The new Storage 7000 Unified Storage Systems are part of Sun's Open Storage plaltform under which it aims to help customers build high-performance storage products using commodity components.
Sun's Open Storage initiative, introduced in July, calls for the increased use of industry-standard components to enable customers to be able to quickly expand storage capacity at a low cost.
The Storage 7000 family, also known as Amber Road in the channel and as Project FishWorks internally, is aimed at simplifying and increasing the performance of storage, said Graham Lovell, Sun's senior director of Open Storage.
The 7000 family pools all hard drives and solid state drives in a new type of RAID configuration which allows quick addition of new drives and fast RAID rebuilds, Lovell said.
Data reads and writes are done via solid-state drives for high-performance bandwidth, with the actual data then moved to and from the lower-cost SATA drives, Lovell said. The solid-state drives can also be used for primary storage for applications which require the additional performance.
Also included is Sun's DTrace Analytics, an application adopted from its Solaris operating system which allows customers to monitor their storage for such things as which storage units are doing the most work, what format is being used, which applications are using the storage and which users are using it.
DTrace is the top reason for buying the Amber Road appliances, said Jarod Jenson, chief technical architect for the Sun Solutions group at Forsythe Solutions Group, a Skokie, Ill.-based solution provider.
"Amber Road has DTrace Analytics as a core component," Jenson said. "Customers look at their networked storage and can see thousands of people accessing it. DTrace shows who accesses it. Servers have long been ahead of storage in terms of technology. Now, with Amber Road, customers will see services from the server business moving into the storage business."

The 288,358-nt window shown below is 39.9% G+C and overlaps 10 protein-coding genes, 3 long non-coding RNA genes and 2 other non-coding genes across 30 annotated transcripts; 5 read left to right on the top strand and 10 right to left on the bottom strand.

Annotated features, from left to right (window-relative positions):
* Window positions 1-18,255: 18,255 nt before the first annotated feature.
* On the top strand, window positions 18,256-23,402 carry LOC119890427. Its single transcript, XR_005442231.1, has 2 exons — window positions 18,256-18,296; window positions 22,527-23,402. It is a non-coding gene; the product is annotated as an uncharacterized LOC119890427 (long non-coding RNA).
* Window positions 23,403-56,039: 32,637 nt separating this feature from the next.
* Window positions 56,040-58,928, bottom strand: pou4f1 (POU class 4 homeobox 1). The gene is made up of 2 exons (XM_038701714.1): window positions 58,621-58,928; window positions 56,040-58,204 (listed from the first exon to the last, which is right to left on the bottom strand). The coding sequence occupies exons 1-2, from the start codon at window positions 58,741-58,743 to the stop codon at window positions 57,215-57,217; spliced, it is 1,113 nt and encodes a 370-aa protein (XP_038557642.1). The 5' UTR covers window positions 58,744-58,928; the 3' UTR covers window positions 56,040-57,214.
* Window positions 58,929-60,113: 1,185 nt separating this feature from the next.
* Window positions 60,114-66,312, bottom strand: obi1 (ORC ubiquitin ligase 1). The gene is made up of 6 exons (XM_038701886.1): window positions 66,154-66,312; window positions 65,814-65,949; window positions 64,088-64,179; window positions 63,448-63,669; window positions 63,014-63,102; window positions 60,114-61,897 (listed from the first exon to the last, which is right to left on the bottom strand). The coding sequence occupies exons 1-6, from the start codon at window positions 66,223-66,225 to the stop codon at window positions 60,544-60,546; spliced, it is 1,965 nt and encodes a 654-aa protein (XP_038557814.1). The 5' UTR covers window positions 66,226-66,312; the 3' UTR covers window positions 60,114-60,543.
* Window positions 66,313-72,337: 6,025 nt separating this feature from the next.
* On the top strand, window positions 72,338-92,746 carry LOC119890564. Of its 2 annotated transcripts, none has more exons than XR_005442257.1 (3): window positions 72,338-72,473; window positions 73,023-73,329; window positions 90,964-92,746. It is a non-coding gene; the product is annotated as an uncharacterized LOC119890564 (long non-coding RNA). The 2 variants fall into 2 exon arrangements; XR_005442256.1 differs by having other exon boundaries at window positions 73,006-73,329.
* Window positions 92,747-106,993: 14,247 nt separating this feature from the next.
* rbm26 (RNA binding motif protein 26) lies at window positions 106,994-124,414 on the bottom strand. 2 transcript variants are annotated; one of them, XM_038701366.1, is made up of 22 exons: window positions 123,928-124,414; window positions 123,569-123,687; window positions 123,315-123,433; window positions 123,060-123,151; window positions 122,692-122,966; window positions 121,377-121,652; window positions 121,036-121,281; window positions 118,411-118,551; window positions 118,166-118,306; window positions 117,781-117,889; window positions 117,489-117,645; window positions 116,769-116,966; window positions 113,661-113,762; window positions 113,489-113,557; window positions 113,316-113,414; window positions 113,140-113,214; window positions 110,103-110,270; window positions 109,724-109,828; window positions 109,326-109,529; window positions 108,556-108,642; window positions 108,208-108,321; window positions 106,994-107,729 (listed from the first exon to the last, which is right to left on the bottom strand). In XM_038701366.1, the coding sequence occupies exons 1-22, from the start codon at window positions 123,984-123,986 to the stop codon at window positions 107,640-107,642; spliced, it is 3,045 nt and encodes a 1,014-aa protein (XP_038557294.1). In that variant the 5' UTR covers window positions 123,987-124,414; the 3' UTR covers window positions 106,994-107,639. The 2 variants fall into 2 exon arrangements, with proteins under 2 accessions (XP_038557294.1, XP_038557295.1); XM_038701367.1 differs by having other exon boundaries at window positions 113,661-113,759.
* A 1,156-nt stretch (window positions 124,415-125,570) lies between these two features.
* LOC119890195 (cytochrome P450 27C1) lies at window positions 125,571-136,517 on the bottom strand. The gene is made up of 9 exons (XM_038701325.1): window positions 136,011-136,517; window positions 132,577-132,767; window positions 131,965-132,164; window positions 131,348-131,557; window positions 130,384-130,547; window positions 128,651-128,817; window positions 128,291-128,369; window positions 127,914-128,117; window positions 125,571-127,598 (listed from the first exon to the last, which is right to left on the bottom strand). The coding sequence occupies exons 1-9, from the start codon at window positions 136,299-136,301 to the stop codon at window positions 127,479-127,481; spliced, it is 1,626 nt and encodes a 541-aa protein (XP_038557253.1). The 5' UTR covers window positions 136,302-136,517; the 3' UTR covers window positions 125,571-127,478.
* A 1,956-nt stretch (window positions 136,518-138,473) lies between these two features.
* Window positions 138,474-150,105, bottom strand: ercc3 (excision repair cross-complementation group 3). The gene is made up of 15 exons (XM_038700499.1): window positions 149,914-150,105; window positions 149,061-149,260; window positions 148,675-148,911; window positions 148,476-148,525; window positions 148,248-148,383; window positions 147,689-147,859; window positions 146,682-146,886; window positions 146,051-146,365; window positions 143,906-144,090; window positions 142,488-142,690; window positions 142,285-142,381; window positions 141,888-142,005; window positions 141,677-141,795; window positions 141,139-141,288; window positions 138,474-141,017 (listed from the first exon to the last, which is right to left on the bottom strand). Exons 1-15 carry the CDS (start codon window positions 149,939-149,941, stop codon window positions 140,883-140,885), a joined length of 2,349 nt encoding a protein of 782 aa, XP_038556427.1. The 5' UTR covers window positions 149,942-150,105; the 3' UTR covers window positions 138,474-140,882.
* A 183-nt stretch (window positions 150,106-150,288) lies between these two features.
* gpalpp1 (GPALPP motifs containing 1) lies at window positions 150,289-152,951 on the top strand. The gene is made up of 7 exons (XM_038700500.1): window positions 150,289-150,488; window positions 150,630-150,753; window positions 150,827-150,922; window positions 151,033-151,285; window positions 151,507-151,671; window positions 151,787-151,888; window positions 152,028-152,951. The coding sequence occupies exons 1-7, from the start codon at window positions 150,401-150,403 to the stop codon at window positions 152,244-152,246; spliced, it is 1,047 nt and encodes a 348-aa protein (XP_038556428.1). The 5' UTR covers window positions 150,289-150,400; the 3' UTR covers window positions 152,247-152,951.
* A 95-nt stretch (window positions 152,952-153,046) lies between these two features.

Jenson said the Amber Road family also offers customers an easy-to-use storage technology. For instance, he said, his CEO met with the developers of the Amber Road at Sun and was asked to set one up with no training. "He's smart, but he's no big techie," Jenson said. "We gave him nothing more than the login and the IP address, and, shortly, it was a networked storage device serving NFS and CIFS."
Sun is taking the lead in terms of two technologies with its Amber Road, Jenson said.
First, it is adding flash memory as cache, not in the traditional 2-, 4- or 8-GB level, but in hundreds of gigabytes or even in the terabyte range, Jenson said. And with solid-state drives, it is getting performance orders of magnitude higher than spinning disk, he said.
Another Sun solution provider, who preferred to remain anonymous, said that Sun has done a wonderful job with its Amber Road family.
However, the solution provider said, Sun's biggest problem is how to get the word out to the market and generate interest in the product.
"Sun's doing a [lousy] roll-out," the solution provider said. "This is supposed to save Sun, but they didn't spend any time on teaching partners about it."
Jenson said that, regardless of how other solution providers feel about how Sun markets its new technology, it doesn't diminish the fact that the technology has the potential to be very disruptive.
"There's already a lot of buzz about this," he said. "People will be very interested in what this technology will do. This is not an incremental step. The technology is going to be compelling."
Amber Road will initially be available in one of three models.
The Sun Storage 7110 comes configured with 16 146-GB SAS hard drives, totaling about 2 TB, and 8 GB of memory. It includes DTrace Analytics, but no solid-state drive, Lovell said. It is already available with a list price of $10,995.
The Sun Storage 7210 can be configured with one or two 18-GB solid state drives, up to 46 1-TB SATA hard drives, and either 32 GB or 64 GB of memory. Pricing, when it ships in the next week or two, will be $34,995 for an 11.5-TB configuration.
The Sun Storage 7410 can be configured with up to 16 18-GB, write-optimized solid-state drives, up to six 100-GB read-optimized solid-state drives, up to 288 1-TB SATA hard drives and up to 128 GB of memory. A clustered version with two units, each with 12 TB of capacity, will have a list price of $89,490 when it ships later this month.